Stress In Focus

Posted on June 14, 2023 Published by

In our May blog, we looked at the critical need for community banks and credit unions to evaluate their commercial loan portfolio. We do this by using a process called “stress testing.” This month, we look a little closer at a couple of commercial real estate market segments that may deserve some special attention with Stress In Focus: the multifamily segment and office segment.

Commercial Real Estate

The multifamily market has benefitted from some positive trends in the past several years. But it is not immune to some headwinds that will pose challenges to investors, developers, and tenants. Overall construction costs can put pressure on developers, impacting project feasibility and profitability. Increased construction costs lead to higher rental rates which, in turn, impacts affordability for tenants. Fannie Mae’s latest job forecast is for a 1.1% decrease in jobs (approximately 2 million) over the next year. Recession concerns and reduced available cash flow due to inflation and higher interest rates have negatively impacted tenants. Pandemic-era tenant protections, such as eviction moratoriums and rent freezes, are disappearing.

However, skyrocketing house prices and a doubling of mortgage interest rates are making first-time home buying unaffordable. It is, thereby, propping up demand for multifamily properties. That said, the national average vacancy rate as of December 2022 was 6.1%, up 1.2% year over year. Vacancies are expected to continue to increase during 2023, albeit at a slower pace, to approximately 6.25%. An increase in rent concessions is projected during the first half of 2023. This is due to a large number of in-process projects come on the market over the next 12 to 18 months.

Pandemic Effects

The office market segment was particularly hard-hit during the pandemic. The average nationwide vacancy level is at 18.6%, up 5.9% from the last quarter of 2019, according to Cushman and Wakefield commercial real estate services. While there has been some level of recovery as employees head back to the office, the adoption of a hybrid work arrangement with home/office balance has impacted not only the amount of space required by employers, but also the type of space as tenants demand more amenities and additional technology support.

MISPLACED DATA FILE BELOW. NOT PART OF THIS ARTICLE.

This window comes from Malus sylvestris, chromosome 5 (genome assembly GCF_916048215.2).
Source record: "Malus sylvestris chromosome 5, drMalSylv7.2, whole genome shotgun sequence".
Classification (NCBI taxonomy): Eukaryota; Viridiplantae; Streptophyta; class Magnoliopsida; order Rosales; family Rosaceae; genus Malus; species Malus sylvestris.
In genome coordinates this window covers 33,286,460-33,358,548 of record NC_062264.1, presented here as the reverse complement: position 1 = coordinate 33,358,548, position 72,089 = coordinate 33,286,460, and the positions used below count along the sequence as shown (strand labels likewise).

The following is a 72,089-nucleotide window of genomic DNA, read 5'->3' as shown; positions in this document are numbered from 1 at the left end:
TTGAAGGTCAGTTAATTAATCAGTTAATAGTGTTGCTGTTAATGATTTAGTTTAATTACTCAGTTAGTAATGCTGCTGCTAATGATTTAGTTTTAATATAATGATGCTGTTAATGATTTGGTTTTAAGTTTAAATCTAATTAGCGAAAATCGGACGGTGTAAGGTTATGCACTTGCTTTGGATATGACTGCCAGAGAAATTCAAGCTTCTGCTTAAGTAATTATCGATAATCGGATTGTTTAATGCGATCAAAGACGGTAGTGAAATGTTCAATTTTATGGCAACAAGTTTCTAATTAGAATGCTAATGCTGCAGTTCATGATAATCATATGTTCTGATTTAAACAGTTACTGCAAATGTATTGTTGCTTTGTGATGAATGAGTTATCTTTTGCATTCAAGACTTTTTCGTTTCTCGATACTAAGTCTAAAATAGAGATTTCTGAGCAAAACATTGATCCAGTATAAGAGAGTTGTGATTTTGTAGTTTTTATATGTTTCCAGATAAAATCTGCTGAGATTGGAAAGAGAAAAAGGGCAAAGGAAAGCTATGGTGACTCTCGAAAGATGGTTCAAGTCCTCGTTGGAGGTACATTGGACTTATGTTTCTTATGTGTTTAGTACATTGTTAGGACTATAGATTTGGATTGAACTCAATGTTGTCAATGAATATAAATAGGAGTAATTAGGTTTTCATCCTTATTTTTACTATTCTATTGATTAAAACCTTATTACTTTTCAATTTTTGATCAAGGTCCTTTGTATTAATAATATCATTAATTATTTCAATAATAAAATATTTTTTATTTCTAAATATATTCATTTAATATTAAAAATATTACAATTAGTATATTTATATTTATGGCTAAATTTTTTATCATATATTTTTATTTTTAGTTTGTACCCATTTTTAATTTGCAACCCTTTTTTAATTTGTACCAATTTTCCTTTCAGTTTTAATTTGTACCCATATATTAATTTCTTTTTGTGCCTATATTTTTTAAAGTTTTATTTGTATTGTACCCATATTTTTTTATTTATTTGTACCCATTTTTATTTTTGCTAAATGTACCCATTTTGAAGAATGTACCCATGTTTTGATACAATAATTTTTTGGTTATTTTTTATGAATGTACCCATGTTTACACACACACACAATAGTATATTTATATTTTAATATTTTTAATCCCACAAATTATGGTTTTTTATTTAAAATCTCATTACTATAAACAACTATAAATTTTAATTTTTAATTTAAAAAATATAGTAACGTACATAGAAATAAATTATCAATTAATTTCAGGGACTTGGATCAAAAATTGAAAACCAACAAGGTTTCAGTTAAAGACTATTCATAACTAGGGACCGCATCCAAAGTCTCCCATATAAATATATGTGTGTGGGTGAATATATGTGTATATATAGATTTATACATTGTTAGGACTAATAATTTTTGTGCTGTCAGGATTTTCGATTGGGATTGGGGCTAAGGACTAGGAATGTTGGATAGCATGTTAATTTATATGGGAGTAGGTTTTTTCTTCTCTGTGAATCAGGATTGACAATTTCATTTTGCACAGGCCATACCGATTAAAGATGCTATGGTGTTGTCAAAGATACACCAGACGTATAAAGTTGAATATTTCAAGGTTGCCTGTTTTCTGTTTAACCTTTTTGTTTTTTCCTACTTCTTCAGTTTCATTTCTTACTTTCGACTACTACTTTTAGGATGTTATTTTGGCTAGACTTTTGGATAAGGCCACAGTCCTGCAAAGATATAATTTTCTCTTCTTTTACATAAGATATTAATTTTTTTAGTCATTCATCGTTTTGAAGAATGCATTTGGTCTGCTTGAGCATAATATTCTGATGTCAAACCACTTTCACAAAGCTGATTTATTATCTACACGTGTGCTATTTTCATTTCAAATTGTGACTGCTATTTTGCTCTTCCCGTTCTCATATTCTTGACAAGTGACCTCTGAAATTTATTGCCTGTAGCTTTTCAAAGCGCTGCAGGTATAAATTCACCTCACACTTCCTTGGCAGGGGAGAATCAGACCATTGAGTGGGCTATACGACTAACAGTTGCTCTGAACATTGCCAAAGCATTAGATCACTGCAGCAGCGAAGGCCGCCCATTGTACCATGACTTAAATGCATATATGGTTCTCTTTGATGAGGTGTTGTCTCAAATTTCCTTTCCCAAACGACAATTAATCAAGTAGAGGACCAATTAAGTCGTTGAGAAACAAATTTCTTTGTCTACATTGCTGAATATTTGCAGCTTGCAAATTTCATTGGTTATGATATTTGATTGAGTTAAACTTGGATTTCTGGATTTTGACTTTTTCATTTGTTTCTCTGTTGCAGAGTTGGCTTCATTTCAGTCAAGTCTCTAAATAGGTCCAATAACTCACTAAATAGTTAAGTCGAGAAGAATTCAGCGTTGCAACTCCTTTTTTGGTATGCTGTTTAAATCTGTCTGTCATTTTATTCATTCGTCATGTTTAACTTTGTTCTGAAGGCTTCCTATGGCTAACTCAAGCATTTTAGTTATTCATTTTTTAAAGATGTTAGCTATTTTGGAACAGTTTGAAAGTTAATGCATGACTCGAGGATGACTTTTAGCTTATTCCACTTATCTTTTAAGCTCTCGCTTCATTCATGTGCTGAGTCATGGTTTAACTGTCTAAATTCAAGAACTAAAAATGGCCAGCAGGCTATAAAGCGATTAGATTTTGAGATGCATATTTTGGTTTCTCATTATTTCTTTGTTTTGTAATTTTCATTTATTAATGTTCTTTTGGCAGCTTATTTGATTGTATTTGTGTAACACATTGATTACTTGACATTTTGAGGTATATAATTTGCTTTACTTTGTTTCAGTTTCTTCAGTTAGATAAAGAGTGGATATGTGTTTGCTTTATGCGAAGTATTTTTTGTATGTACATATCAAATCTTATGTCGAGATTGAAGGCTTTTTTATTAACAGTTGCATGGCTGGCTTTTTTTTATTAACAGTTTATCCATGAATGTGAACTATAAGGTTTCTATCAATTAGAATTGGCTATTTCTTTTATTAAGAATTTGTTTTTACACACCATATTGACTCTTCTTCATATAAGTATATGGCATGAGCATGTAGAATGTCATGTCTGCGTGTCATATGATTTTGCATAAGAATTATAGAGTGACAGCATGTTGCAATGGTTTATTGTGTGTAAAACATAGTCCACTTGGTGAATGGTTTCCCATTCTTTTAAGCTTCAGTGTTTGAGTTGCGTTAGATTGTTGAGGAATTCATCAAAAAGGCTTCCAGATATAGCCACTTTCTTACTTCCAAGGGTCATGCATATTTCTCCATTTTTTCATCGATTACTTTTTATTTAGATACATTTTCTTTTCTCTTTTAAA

The pandemic also created a deep divide between the prime and secondary office building segments. Prime buildings have been less impacted by the reductions. Whereas secondary tenants in older buildings look to shed unused or under-utilized space. This is driving vacancies higher until this inventory is either removed through demolition or converted. Further, high vacancies and higher construction costs are likely to keep developers and construction lenders on the sidelines in the near term.

In each of the above industry categories, several factors come into play for a robust “stress test” of a particular project or borrower. Each institution should look forward 12 to 24 months at what projects will be coming due for renewal. The project can then be stressed under different scenarios of interest rates, vacancy levels, rents, and expenses. Lenders and credit personnel should conduct a breakeven analysis for each of the above factors and compare them to existing market conditions. Each of the breakeven cash flow calculations can then be analyzed individually or collectively to assess the project risk.

Stress In Focus

Every institution needs to remain very “clear-eyed” about its market demographics in terms of assumptions for improved employment levels and/or wage increases to absorb the impacts of inflation on personal cash flow while simultaneously supporting higher rents. It would also be prudent to compare the breakeven results to assumptions included in the most recent appraisal. Significant variations to the underlying appraisal would argue strongly for obtaining a new appraisal. Further, cap rates have risen 0.75% to 1.0% over the last year. This will impact the collateral side of the risk analysis as well.

If all this “stressing” is stressing you out, the team at Enlighten Financial can help through identification of higher risk industries or individual borrowers and conducting necessary portfolio analysis. Keep Stress In Focus. Oh, what a relief it is!


Richard Rudolph is Senior Consultant at Enlighten Financial, a specialized consulting firm that focuses on loan review and risk management services to community banks and credit unions. Enlighten Financial has made it our business to shed light on the complex financial landscape. We lead clients in the right direction. We work with financial institutions and other providers to mitigate risk. To talk to Rick directly, please call: 920.445.8133.

Image by Mohamed Hassan from Pixabay.

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